The dreaded term "Social Media Expert" may now be a retired punchline, but not before one of them secured a prime position with the Government of Canada.

Tony Clement just passed his second anniversary as Industry Minister, although it feels like he's been on the job for longer, since his development of a Digital Economy Strategy on behalf of the squares in the Conservative Party has been a byproduct of his own personal branding exercise.

Basically, he's like Sarah Palin with a government day job, which doesn't give him the time to write books or star in reality TV shows. Prolific tweeting, alternating between personal asides and policy promotion and personal asides, better suits him.

While the highest profile legislation he is currently involved with, the copyright Bill C-32, has evolved to involve everyone from academics to artists, Clement's populist approach to politics allowed him to emphasize what mattered most to him: transferring his large and eclectic CD collection to his iPod without technically breaking the law.

Clement, who this week proudly posted a picture of his bobblehead dolls of the band Rush, has positioned himself as more of a friend to the artistic muse than Heritage Minister James Moore, who seems cut from the same beige cloth as Prime Minister Stephen Harper.

For example, Moore told opposition MPs questioning C-32's provision of digital locks that people also have the freedom of choice not to buy products that have them. Clement, one presumes, would rather sell his soul than be deprived of any rock 'n' roll.

Like any social media expert, though, what Clement is good at pitching is "the space." The details of what exactly is supposed to fill it don't enthrall most Canadians, despite the best efforts of Michael Geist and others involved in the copyfight to argue that the Harper government is at the risk of stifling free expression.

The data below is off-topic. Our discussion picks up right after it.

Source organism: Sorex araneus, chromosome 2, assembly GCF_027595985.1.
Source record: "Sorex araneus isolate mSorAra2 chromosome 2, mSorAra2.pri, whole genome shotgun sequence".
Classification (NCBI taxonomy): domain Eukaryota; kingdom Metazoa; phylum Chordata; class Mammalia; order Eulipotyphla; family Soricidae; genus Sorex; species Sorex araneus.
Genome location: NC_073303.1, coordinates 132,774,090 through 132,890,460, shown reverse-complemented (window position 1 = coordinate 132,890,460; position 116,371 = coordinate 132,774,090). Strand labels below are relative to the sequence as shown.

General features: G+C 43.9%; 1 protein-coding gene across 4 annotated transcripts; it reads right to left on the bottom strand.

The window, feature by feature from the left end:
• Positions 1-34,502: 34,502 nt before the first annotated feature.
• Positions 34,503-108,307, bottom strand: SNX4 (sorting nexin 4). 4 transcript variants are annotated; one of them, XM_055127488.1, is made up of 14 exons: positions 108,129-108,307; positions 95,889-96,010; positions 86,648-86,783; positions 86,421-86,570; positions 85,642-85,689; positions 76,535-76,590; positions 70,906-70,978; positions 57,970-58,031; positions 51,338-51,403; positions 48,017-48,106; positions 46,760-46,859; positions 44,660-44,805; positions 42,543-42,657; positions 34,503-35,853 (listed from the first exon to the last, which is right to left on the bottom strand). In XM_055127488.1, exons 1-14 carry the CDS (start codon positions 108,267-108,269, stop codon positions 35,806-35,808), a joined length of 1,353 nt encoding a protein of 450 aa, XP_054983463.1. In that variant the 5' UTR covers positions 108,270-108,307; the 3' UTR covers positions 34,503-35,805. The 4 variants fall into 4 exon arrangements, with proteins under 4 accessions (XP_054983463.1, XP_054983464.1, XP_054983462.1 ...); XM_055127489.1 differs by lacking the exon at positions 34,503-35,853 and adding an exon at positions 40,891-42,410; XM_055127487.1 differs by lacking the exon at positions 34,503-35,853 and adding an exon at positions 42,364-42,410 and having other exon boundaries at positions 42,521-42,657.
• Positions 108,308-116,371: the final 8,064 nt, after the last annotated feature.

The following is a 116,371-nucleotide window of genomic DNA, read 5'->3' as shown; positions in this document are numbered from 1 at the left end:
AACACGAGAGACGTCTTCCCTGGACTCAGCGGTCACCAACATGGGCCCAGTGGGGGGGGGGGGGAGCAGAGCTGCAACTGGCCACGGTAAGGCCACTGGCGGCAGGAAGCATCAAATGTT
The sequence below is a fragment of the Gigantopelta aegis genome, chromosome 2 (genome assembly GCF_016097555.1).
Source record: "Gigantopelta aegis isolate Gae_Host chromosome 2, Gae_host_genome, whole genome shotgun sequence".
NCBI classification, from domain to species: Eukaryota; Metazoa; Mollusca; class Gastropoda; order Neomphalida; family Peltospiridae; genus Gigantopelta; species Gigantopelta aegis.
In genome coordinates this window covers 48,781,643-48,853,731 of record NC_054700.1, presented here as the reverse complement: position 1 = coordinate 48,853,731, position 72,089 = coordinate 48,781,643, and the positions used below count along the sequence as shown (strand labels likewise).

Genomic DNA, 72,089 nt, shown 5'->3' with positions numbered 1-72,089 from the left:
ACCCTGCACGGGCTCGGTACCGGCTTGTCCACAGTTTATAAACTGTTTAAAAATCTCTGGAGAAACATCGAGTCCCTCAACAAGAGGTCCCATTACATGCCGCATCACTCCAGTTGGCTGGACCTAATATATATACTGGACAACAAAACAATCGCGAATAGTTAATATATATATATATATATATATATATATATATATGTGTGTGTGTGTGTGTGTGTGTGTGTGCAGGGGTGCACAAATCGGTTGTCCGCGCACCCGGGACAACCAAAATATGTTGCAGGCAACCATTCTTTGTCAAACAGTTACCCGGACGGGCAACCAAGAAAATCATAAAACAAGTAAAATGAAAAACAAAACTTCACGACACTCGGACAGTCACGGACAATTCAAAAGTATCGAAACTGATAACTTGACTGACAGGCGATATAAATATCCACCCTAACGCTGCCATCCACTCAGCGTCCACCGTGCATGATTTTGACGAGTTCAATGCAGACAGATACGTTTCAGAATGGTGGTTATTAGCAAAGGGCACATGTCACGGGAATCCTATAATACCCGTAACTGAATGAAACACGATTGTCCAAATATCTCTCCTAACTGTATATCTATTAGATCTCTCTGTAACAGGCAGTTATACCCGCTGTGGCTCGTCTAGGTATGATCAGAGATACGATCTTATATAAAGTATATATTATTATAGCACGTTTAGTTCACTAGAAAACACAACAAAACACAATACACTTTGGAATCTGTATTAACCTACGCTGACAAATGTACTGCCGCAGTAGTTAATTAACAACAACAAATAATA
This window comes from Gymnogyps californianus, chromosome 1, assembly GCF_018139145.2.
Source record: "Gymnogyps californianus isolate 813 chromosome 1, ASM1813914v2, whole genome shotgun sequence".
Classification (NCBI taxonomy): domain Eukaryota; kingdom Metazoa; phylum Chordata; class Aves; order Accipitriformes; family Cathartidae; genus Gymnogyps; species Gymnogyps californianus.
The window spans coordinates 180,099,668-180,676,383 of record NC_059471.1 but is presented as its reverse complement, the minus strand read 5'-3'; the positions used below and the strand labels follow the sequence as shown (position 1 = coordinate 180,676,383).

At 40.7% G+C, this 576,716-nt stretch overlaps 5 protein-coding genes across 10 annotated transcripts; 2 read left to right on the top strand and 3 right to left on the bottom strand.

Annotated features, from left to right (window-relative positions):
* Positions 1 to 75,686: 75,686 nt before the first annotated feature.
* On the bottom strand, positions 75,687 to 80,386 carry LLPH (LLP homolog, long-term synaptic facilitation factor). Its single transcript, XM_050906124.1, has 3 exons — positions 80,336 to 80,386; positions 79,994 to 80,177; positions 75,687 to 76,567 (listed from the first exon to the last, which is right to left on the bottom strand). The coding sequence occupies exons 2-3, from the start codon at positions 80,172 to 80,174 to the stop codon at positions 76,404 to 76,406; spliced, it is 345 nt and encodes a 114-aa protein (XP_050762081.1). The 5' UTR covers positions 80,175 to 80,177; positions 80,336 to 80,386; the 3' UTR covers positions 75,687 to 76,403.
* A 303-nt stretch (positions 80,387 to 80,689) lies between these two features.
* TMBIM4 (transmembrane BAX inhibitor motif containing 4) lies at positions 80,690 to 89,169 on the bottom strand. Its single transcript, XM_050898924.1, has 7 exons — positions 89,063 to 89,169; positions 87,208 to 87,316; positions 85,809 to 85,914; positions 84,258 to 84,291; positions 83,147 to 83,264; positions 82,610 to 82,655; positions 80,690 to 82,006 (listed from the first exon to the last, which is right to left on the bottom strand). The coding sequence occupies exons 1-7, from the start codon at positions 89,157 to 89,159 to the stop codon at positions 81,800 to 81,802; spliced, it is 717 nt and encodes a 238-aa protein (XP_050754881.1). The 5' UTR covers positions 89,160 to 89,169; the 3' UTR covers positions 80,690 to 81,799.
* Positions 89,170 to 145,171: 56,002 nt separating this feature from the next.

The digital reality isn't too concerned with law, until it gets in the way of established consumption patterns, which shows no sign of actually happening.

New jobs created by an improved digital infrastructure would certainly be welcomed, although the default position for Canada is digital peasantry — especially when it comes to the month-to-month cost of personal telecom services.

Can this Tony Clement help reduce your cellphone bill? There isn't much interest in what he's saying all day, otherwise.

Like the Social Media Experts who work the conference circuit, though, he has something to pitch that sounds like it may trickle down to reality.

More privacy legislation? Well, who doesn't want that? That is, unless it actually contains greater provision for data to be accessed by law enforcement.

A bill against email spam? Sure, why not? Canada might have been part of the problem, but its legislation alone won't form a solution.

Nonetheless, these are the areas Clement has successfully marketed as legislative priorities ahead of the next federal election, none of which are likely to be of much consequence.

At least the Tories get one thing right by sloughing off pleas from the artistic lobby to add a levy to the sale of MP3 players: in this new world, you're basically on your own.

Tony Clement, of course, is happy to be solicited for advice on getting you there.


Milo Yiannopoulos of the Daily Telegraph says "Time to ditch the social media gurus".
Casie Stewart is a Toronto web presence (with an agent) recently hired to be a "digital provocateur."

Lauren White (a/k/a Raymi the Minx) wants to "become famous and make money the laziest way possible".

Frank D'Angelo is an old-school personal brander buying his own late-night talk show. (View the highlights.)

David Crow stops worrying about an industry to focus on his own career: "Building communities, not products".